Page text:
What is Tanto


"Tanto" is a type of Japanese sword, a short blade with little curvature, basically like a dagger. Unlike tachi or uchigatana, that are mainly used by men in battlefield. Tanto has been treasured since ancient times as a personal defense sword that can be handled by women and children. Among the swordsmiths who made tantō, there are some "masters of tantō" who have produced many works designated as national treasures or important cultural properties. This article will introduce the basic knowledge of tantō, the swordsmiths who made excellent tantō, and famous swords, hoping to help you better customize your own tanto.

Characteristics of Tanto

A "tanto" is a Japanese sword with a blade length of less than 1 shaku (approximately 30 cm). The term tantō was created relatively recently. It is said that in the old days, it was called a "koshigatana" (腰刀) because samurai wore it at their waist with the blade facing upward, or a "katana" as a short sword in contrast to longer swords like tachi.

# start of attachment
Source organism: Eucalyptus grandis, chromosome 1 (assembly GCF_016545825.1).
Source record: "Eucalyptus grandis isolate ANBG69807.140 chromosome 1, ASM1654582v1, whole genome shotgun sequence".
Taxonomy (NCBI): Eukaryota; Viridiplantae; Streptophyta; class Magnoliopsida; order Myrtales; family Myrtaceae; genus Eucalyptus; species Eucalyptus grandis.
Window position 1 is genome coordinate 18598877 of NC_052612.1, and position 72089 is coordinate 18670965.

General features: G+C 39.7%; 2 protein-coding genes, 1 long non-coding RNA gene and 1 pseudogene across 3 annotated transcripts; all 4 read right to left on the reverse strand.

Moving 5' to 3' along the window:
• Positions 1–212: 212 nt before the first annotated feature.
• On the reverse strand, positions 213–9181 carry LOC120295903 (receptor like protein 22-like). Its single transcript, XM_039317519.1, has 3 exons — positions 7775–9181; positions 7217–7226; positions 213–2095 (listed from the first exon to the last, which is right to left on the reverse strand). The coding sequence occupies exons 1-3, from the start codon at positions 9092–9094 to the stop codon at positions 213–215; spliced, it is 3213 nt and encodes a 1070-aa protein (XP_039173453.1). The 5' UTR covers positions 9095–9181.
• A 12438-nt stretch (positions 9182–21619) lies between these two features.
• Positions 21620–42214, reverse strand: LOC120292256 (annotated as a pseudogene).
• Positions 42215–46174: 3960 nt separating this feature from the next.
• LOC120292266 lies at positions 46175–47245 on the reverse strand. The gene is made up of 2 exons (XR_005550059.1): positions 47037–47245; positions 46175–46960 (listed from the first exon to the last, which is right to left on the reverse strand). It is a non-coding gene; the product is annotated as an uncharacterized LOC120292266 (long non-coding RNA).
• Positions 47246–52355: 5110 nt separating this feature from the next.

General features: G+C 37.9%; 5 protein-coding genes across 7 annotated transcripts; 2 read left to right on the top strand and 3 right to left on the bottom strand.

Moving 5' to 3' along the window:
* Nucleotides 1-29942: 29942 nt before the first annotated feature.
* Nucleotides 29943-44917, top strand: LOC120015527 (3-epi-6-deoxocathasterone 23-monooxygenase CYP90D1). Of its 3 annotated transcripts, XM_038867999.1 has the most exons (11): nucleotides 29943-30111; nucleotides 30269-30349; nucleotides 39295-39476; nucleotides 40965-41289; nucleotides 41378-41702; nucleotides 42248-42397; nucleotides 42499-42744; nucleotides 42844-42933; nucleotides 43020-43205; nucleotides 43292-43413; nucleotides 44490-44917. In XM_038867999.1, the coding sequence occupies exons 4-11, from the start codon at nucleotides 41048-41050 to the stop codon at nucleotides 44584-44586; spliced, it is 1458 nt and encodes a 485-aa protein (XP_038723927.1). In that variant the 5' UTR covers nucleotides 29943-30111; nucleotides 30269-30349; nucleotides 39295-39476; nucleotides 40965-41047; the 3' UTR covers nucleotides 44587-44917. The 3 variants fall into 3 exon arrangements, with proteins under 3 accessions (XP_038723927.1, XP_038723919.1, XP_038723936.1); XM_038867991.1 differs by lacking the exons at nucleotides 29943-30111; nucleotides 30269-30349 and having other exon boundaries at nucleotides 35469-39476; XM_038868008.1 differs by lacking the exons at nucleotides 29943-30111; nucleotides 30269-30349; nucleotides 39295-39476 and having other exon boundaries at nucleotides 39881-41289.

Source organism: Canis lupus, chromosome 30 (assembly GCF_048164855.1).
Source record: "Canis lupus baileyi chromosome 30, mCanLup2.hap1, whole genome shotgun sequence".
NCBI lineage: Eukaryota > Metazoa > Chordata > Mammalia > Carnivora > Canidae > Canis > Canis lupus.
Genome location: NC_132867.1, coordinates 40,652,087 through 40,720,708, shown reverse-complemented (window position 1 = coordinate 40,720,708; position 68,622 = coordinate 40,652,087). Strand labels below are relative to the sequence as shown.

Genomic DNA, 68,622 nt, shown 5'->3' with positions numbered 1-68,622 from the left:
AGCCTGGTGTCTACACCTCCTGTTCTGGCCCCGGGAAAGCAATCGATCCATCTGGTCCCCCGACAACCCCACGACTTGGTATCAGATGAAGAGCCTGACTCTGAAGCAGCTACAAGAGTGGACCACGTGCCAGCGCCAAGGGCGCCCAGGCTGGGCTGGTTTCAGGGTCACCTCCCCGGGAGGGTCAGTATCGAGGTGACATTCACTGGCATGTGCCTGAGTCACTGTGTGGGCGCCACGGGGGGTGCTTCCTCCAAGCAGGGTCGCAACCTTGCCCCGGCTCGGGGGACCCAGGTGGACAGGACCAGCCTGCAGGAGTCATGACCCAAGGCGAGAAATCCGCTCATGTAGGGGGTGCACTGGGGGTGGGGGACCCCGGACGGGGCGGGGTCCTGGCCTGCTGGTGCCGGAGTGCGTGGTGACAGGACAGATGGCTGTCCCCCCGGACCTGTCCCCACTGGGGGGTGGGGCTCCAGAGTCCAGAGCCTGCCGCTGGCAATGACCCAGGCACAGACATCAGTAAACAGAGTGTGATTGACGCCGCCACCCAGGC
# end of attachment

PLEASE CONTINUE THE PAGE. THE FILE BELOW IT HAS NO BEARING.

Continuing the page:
Although a tantō is sometimes confused with a "wakizashi" (脇差: a sword of 1 shaku [approximately 30 cm] to less than 2 shaku [approximately 60 cm]) due to its size, it is possible to distinguish them by the presence of a guard (tsuba) on the wakizashi, or if it is a tantō, by the lack of a tsuba, being in the style of "aikuchi-koshirae" or "hishu-koshirae".

Use of Tantō
Tantō was primarily used as a weapon for self-defense because it could be handled even by women and children who lacked physical strength. The most famous tantō used for self-defense that has survived to the present day is a tantō called "Hirano Toshiro", an imperial property made by the swordsmith Awataguchi Yoshimitsu and known as the pillow sword of the Empress.
Also, the tantō was used as an amulet to protect the owner from disease and disaster.